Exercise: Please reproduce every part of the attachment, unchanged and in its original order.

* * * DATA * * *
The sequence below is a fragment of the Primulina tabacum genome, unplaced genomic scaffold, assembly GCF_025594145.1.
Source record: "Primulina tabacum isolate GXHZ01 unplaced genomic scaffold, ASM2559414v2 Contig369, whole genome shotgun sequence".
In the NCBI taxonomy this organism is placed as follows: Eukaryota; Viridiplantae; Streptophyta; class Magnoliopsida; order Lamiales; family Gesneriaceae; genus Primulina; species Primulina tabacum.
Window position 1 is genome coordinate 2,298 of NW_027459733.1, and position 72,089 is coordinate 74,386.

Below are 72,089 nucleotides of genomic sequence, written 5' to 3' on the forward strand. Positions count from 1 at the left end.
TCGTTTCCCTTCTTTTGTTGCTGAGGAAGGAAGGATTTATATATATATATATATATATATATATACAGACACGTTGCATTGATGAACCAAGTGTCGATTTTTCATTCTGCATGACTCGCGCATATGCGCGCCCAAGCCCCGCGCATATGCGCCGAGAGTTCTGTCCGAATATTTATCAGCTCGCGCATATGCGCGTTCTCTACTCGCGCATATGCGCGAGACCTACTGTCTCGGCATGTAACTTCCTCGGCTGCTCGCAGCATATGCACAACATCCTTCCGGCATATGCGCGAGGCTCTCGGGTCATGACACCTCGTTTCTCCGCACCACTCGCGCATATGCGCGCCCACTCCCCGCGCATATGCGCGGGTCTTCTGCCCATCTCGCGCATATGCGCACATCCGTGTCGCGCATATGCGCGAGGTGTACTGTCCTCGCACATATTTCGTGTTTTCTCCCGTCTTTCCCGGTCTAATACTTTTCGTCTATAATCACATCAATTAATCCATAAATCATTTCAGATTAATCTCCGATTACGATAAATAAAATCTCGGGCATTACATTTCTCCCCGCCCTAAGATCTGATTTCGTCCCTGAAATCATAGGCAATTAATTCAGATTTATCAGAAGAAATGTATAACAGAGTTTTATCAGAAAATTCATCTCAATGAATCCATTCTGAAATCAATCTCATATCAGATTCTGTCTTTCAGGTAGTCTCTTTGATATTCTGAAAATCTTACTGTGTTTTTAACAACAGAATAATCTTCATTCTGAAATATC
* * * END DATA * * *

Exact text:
The sequence below is a fragment of the Primulina tabacum genome, unplaced genomic scaffold, assembly GCF_025594145.1.
Source record: "Primulina tabacum isolate GXHZ01 unplaced genomic scaffold, ASM2559414v2 Contig369, whole genome shotgun sequence".
In the NCBI taxonomy this organism is placed as follows: Eukaryota; Viridiplantae; Streptophyta; class Magnoliopsida; order Lamiales; family Gesneriaceae; genus Primulina; species Primulina tabacum.
Window position 1 is genome coordinate 2,298 of NW_027459733.1, and position 72,089 is coordinate 74,386.

Below are 72,089 nucleotides of genomic sequence, written 5' to 3' on the forward strand. Positions count from 1 at the left end.
TCGTTTCCCTTCTTTTGTTGCTGAGGAAGGAAGGATTTATATATATATATATATATATATATATACAGACACGTTGCATTGATGAACCAAGTGTCGATTTTTCATTCTGCATGACTCGCGCATATGCGCGCCCAAGCCCCGCGCATATGCGCCGAGAGTTCTGTCCGAATATTTATCAGCTCGCGCATATGCGCGTTCTCTACTCGCGCATATGCGCGAGACCTACTGTCTCGGCATGTAACTTCCTCGGCTGCTCGCAGCATATGCACAACATCCTTCCGGCATATGCGCGAGGCTCTCGGGTCATGACACCTCGTTTCTCCGCACCACTCGCGCATATGCGCGCCCACTCCCCGCGCATATGCGCGGGTCTTCTGCCCATCTCGCGCATATGCGCACATCCGTGTCGCGCATATGCGCGAGGTGTACTGTCCTCGCACATATTTCGTGTTTTCTCCCGTCTTTCCCGGTCTAATACTTTTCGTCTATAATCACATCAATTAATCCATAAATCATTTCAGATTAATCTCCGATTACGATAAATAAAATCTCGGGCATTACATTTCTCCCCGCCCTAAGATCTGATTTCGTCCCTGAAATCATAGGCAATTAATTCAGATTTATCAGAAGAAATGTATAACAGAGTTTTATCAGAAAATTCATCTCAATGAATCCATTCTGAAATCAATCTCATATCAGATTCTGTCTTTCAGGTAGTCTCTTTGATATTCTGAAAATCTTACTGTGTTTTTAACAACAGAATAATCTTCATTCTGAAATATC